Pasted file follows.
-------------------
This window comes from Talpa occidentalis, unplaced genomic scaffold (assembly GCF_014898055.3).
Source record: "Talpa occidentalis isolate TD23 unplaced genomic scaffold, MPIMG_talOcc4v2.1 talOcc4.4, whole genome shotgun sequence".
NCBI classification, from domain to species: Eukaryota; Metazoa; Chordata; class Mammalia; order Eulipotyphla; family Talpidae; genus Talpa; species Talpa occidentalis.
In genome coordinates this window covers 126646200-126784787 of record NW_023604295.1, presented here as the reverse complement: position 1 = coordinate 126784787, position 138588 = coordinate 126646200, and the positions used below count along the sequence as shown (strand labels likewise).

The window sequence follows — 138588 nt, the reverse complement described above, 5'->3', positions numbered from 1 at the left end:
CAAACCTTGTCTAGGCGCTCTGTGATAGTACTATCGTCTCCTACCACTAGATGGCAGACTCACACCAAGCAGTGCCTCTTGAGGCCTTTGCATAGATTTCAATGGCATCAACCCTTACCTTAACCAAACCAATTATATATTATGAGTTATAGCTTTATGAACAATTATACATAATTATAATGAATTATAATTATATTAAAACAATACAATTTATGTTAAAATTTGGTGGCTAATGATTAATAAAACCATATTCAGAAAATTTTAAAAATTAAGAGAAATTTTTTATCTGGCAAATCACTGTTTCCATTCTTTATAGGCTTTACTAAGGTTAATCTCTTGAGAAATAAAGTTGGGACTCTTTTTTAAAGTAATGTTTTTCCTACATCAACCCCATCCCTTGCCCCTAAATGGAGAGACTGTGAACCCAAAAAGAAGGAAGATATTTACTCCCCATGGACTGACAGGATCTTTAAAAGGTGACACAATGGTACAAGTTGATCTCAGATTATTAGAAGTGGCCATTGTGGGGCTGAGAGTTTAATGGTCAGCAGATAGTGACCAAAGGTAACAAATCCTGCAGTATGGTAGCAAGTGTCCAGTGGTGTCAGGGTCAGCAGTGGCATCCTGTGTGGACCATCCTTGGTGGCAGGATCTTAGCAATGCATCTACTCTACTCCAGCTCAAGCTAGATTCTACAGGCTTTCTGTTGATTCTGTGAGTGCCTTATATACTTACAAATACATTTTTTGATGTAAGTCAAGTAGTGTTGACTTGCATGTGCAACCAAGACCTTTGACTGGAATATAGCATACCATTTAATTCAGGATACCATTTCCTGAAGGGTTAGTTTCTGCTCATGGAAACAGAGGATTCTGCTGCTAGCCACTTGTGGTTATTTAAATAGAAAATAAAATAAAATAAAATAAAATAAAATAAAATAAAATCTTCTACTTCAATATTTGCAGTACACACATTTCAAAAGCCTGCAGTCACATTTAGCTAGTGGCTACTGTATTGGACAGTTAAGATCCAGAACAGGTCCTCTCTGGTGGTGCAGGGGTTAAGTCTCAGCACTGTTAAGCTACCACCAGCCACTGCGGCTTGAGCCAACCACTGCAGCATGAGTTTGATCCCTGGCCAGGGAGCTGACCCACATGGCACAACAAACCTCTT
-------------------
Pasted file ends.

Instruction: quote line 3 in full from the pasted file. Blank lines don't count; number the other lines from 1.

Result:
NCBI classification, from domain to species: Eukaryota; Metazoa; Chordata; class Mammalia; order Eulipotyphla; family Talpidae; genus Talpa; species Talpa occidentalis.